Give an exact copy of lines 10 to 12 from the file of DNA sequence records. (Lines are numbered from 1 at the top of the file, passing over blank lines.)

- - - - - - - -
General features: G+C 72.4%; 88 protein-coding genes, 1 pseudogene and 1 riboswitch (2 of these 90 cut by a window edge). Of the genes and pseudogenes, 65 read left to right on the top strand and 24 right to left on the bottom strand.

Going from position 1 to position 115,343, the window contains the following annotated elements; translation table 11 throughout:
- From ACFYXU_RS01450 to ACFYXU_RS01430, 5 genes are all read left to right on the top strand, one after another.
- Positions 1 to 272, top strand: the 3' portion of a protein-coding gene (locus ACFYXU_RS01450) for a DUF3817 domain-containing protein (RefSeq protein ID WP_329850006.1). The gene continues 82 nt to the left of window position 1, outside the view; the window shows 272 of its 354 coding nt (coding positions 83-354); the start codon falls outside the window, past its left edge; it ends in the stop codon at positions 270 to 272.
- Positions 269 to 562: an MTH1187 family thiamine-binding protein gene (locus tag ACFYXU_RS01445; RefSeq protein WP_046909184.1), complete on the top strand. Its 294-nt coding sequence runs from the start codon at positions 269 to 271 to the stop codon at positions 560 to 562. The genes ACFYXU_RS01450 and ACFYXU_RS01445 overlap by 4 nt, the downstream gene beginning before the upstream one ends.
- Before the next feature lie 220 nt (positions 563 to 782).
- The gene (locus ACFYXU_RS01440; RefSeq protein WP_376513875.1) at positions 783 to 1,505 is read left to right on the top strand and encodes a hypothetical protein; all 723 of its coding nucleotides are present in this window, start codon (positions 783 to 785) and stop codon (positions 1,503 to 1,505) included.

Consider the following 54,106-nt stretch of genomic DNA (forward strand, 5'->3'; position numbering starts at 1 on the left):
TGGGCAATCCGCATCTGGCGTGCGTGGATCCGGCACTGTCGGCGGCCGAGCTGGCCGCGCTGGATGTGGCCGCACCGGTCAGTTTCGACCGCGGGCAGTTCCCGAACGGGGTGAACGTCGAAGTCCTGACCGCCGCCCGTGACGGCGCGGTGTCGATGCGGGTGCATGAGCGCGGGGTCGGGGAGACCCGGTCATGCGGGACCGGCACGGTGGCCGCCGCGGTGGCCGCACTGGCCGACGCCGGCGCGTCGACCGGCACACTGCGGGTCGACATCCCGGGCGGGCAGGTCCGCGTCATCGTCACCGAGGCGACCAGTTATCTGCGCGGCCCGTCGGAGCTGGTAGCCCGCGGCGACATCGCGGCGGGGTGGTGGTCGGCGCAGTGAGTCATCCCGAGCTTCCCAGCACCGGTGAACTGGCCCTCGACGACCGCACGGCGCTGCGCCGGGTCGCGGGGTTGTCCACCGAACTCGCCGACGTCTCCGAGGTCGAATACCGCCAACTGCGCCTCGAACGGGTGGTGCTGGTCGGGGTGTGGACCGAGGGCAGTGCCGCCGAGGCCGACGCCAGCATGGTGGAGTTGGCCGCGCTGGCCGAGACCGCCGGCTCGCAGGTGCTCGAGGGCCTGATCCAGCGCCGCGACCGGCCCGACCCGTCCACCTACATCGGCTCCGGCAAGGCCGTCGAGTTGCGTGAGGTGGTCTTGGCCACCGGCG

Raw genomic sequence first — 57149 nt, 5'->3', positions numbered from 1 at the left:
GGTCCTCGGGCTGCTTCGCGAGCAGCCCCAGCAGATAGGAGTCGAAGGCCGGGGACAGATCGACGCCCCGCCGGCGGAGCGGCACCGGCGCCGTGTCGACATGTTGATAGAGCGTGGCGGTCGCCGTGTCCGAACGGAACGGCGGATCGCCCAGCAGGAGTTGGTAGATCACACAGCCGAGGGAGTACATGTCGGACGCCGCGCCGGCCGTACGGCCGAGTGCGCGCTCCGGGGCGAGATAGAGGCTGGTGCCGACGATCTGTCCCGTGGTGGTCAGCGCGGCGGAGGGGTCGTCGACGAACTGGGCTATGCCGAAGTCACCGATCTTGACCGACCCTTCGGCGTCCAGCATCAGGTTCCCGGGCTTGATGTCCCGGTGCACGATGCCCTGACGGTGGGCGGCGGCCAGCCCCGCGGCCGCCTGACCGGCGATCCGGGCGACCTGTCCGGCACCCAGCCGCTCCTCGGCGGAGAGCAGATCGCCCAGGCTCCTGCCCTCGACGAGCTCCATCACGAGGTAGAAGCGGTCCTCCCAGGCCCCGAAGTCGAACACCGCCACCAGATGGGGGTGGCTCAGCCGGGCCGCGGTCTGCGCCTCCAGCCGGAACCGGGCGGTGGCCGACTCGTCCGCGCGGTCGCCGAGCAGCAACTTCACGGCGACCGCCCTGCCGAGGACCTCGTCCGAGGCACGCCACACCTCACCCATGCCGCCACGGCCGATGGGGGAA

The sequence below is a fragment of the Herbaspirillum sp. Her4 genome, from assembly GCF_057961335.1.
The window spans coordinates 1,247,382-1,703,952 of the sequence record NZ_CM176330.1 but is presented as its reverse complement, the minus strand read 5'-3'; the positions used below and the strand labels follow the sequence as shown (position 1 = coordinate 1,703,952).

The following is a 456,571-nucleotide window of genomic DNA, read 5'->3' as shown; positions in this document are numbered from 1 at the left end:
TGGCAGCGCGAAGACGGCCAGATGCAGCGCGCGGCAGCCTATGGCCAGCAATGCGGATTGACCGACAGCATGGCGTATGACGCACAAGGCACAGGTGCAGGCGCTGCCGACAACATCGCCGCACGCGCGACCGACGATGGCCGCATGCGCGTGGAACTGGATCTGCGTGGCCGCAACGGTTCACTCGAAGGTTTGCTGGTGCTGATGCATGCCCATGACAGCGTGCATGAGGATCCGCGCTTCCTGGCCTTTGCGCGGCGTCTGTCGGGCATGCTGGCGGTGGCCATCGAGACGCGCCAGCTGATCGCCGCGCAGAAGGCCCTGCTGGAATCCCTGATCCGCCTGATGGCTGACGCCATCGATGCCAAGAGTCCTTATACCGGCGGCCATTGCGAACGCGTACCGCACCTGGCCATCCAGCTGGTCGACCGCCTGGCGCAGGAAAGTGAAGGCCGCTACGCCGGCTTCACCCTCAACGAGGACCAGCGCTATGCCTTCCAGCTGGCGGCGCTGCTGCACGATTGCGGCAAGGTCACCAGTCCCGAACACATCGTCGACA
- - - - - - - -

Raw genomic sequence first — 57149 nt, 5'->3', positions numbered from 1 at the left:
GGTCCTCGGGCTGCTTCGCGAGCAGCCCCAGCAGATAGGAGTCGAAGGCCGGGGACAGATCGACGCCCCGCCGGCGGAGCGGCACCGGCGCCGTGTCGACATGTTGATAGAGCGTGGCGGTCGCCGTGTCCGAACGGAACGGCGGATCGCCCAGCAGGAGTTGGTAGATCACACAGCCGAGGGAGTACATGTCGGACGCCGCGCCGGCCGTACGGCCGAGTGCGCGCTCCGGGGCGAGATAGAGGCTGGTGCCGACGATCTGTCCCGTGGTGGTCAGCGCGGCGGAGGGGTCGTCGACGAACTGGGCTATGCCGAAGTCACCGATCTTGACCGACCCTTCGGCGTCCAGCATCAGGTTCCCGGGCTTGATGTCCCGGTGCACGATGCCCTGACGGTGGGCGGCGGCCAGCCCCGCGGCCGCCTGACCGGCGATCCGGGCGACCTGTCCGGCACCCAGCCGCTCCTCGGCGGAGAGCAGATCGCCCAGGCTCCTGCCCTCGACGAGCTCCATCACGAGGTAGAAGCGGTCCTCCCAGGCCCCGAAGTCGAACACCGCCACCAGATGGGGGTGGCTCAGCCGGGCCGCGGTCTGCGCCTCCAGCCGGAACCGGGCGGTGGCCGACTCGTCCGCGCGGTCGCCGAGCAGCAACTTCACGGCGACCGCCCTGCCGAGGACCTCGTCCGAGGCACGCCACACCTCACCCATGCCGCCACGGCCGATGGGGGAA

The sequence below is a fragment of the Herbaspirillum sp. Her4 genome, from assembly GCF_057961335.1.